Marijuana shares lost losses and Aphria (APHA) turned significantly higher on Thursday when the Canadian cannabis producer fought with a…
Marijuana shares lost losses and Aphria (APHA) turned significantly higher on Thursday when the Canadian cannabis producer fought with a seller who claimed that some of his acquisitions were rigged to surreptitiously enrich the company’s insiders.  X
Aphria said there was an independent panel to review these agreements, which meant acquisition of companies in Latin America. But despite fought to defend a short sales report released Monday, one of the companies published behind the new claims about the company later on Thursday afternoon.
The company, Hindenburg Research, said Thursday that it dug up “several irregularities” related to a company called Liberty Health Sciences, which the company said was supported by Aphria. These results, Hindenburg asserted, “raised more questions about thought unlimited insider self-handling.”
Earlier on Thursday, Aphria said in its statement that the Board “reiterated its confidence” in the process that led to Latin American acquisitions. The statement said that the board also stood for Aphria’s Latin American business.
“But” said Aphria “in the face of erroneous and misleading accusations of some card dealers, whose only interest is to benefit from a decline in the Company’s shares, it makes an extensive review led by a special committee of independent directors of these and all other claims of interest to protect Aphria shareholders. “
Aphria said John M. Herhalt, an independent leader, would chair the committee. Board members Shlomo Bibas and Tom Looney would also be in the committee. Aphria said each member was independent and joined the Board after the Latin American acquisitions had been closed.
CEO Vic Neufeld added: “We are determined to protect our shareholders and restore market confidence by confirming all the facts through an independent process to counter transparency and fraud.”
According to a BNN Bloomberg story on Wednesday, Neufeld said that the company would soon provide a line-by-line response to the Monday report released Monday by Quintessential Capital and Hindenburg Research.
The report was called Aphria a “scaling game with a cannabis affair on the page.” Aphria on Monday called the report “false and bad” and said it was practicing legal options.
However, the Aphria share closed 33% on the stock market today, after falling as much as 1
Among other marijuana stocks, Canopy Growth (CGC) slipped 3.8%. Cronos Group (CRON) recovered 2.7%. Aurora Cannabis (ACB) fell 2.2%. Tilray (TLRY) lost 1.3%.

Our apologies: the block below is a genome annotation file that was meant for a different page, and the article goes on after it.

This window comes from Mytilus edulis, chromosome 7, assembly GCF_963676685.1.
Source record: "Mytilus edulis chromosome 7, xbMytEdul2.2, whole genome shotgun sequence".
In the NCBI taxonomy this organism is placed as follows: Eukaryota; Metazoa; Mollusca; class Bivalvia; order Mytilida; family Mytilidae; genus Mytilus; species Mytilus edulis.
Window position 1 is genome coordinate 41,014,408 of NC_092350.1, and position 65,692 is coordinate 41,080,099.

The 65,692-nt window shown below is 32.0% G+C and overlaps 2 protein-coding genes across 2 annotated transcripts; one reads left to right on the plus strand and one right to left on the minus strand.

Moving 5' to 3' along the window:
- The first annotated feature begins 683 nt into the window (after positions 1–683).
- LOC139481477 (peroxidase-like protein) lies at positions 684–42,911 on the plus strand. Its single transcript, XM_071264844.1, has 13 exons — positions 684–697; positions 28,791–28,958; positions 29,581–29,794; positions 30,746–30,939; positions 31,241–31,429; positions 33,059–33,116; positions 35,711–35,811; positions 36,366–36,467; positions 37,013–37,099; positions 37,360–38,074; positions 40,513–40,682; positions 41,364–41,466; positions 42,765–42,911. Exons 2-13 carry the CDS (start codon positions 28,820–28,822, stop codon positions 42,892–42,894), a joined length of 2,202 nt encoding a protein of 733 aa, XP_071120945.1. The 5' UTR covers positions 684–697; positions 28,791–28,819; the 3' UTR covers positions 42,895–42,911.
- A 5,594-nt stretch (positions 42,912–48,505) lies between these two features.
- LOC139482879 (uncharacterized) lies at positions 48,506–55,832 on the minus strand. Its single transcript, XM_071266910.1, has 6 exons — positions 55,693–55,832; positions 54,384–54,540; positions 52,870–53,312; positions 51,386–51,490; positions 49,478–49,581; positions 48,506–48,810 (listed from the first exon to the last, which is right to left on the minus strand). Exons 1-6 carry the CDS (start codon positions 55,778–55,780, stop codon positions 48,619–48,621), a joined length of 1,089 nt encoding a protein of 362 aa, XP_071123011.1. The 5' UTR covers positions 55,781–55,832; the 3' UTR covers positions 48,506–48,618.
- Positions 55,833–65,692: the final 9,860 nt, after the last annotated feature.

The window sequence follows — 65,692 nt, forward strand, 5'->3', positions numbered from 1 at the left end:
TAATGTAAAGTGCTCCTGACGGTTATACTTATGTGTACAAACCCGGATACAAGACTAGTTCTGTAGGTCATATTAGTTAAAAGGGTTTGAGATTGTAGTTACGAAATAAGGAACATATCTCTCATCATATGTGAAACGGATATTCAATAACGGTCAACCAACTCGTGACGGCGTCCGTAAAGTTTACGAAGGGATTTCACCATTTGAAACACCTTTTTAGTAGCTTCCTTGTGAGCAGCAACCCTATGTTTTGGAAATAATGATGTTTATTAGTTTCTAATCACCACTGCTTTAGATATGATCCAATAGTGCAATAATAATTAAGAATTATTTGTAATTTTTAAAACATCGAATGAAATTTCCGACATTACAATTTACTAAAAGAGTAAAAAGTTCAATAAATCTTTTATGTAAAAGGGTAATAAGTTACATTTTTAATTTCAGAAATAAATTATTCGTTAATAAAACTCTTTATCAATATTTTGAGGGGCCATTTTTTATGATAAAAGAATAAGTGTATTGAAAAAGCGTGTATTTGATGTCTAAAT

Aphria share quoted on the New York Stock Exchange last month. Many marijuana shares have practiced less since Canada’s recreationalization in October.
The corresponding sales report on Monday claimed that Andy DeFrancesco, a long-term carrier of Aphria, was to set up or acquire an international company. That company would then be purchased by a Canadian shell controlled by DeFrancesco’s private limited company, Delavaco Group, reported the report.
The shell company would then be kicked up by a company called Scythian Biosciences, reported the report. Neufeld and DeFrancesco hold “important insider roles” in that company, the report continued. Scythian would then sell his interest in Aphria at an inflated price.
“As a result,” the report says, “DeFrancesco and unnamed interested receive cash and / or Scythian shares, Scythian receive cash and / or shares in Aphria and Aphria shareholders receive international assets that are basically worthless.”  In summary, the report has said that Aphria has spent more than 280 million Canadian dollars on acquisitions that “seem to have clear signs of insider self-trade” in Latin America and Jamaica.
The report claimed that three of the units absorbed by Aphria in the acquired unit – Marigold Acquisitions in Jamaica, MMJ Colombia Partners in Colombia and MMJ International Partners in Argentina – once had “Delavaco” in their name. The names were then changed before their acquisition was announced.
The report stated, among other things, that Marigold’s registered office was a deserted building.
In Argentina, it was argued that ABP, a acquired company, Aphria, had a single small pharmacy in its name. A visit to an ABP site described as a distribution center resembled an unfinished warehouse, with a desk and a few stacked boxes, the report claims. Scythian said that ABP’s sales last year came over $ 11 million. However, the report citing an employee said sales were only $ 430,000.